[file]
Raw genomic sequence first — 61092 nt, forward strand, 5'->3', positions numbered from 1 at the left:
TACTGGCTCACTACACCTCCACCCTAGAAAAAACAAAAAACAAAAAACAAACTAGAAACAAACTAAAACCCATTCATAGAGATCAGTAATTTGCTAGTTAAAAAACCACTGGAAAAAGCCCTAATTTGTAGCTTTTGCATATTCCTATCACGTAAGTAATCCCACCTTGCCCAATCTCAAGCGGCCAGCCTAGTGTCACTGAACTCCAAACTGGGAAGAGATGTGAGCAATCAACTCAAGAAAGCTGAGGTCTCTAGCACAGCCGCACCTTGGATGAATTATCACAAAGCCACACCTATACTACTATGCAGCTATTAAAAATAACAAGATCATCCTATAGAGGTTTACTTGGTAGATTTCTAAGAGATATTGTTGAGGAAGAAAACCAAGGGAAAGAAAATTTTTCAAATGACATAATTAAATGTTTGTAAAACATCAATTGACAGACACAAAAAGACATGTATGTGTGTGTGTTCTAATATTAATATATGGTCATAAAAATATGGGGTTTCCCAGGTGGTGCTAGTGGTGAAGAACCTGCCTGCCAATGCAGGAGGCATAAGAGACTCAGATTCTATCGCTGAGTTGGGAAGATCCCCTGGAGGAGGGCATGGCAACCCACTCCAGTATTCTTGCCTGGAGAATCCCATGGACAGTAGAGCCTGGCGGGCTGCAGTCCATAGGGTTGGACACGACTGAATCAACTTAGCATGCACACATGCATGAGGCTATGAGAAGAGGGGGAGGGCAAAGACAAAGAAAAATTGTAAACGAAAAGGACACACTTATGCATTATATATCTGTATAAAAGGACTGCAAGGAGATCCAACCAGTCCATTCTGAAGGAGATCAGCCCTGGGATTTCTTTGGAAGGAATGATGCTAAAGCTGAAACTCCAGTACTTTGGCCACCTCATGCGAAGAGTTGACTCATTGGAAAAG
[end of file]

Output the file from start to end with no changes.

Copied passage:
Raw genomic sequence first — 61092 nt, forward strand, 5'->3', positions numbered from 1 at the left:
TACTGGCTCACTACACCTCCACCCTAGAAAAAACAAAAAACAAAAAACAAACTAGAAACAAACTAAAACCCATTCATAGAGATCAGTAATTTGCTAGTTAAAAAACCACTGGAAAAAGCCCTAATTTGTAGCTTTTGCATATTCCTATCACGTAAGTAATCCCACCTTGCCCAATCTCAAGCGGCCAGCCTAGTGTCACTGAACTCCAAACTGGGAAGAGATGTGAGCAATCAACTCAAGAAAGCTGAGGTCTCTAGCACAGCCGCACCTTGGATGAATTATCACAAAGCCACACCTATACTACTATGCAGCTATTAAAAATAACAAGATCATCCTATAGAGGTTTACTTGGTAGATTTCTAAGAGATATTGTTGAGGAAGAAAACCAAGGGAAAGAAAATTTTTCAAATGACATAATTAAATGTTTGTAAAACATCAATTGACAGACACAAAAAGACATGTATGTGTGTGTGTTCTAATATTAATATATGGTCATAAAAATATGGGGTTTCCCAGGTGGTGCTAGTGGTGAAGAACCTGCCTGCCAATGCAGGAGGCATAAGAGACTCAGATTCTATCGCTGAGTTGGGAAGATCCCCTGGAGGAGGGCATGGCAACCCACTCCAGTATTCTTGCCTGGAGAATCCCATGGACAGTAGAGCCTGGCGGGCTGCAGTCCATAGGGTTGGACACGACTGAATCAACTTAGCATGCACACATGCATGAGGCTATGAGAAGAGGGGGAGGGCAAAGACAAAGAAAAATTGTAAACGAAAAGGACACACTTATGCATTATATATCTGTATAAAAGGACTGCAAGGAGATCCAACCAGTCCATTCTGAAGGAGATCAGCCCTGGGATTTCTTTGGAAGGAATGATGCTAAAGCTGAAACTCCAGTACTTTGGCCACCTCATGCGAAGAGTTGACTCATTGGAAAAG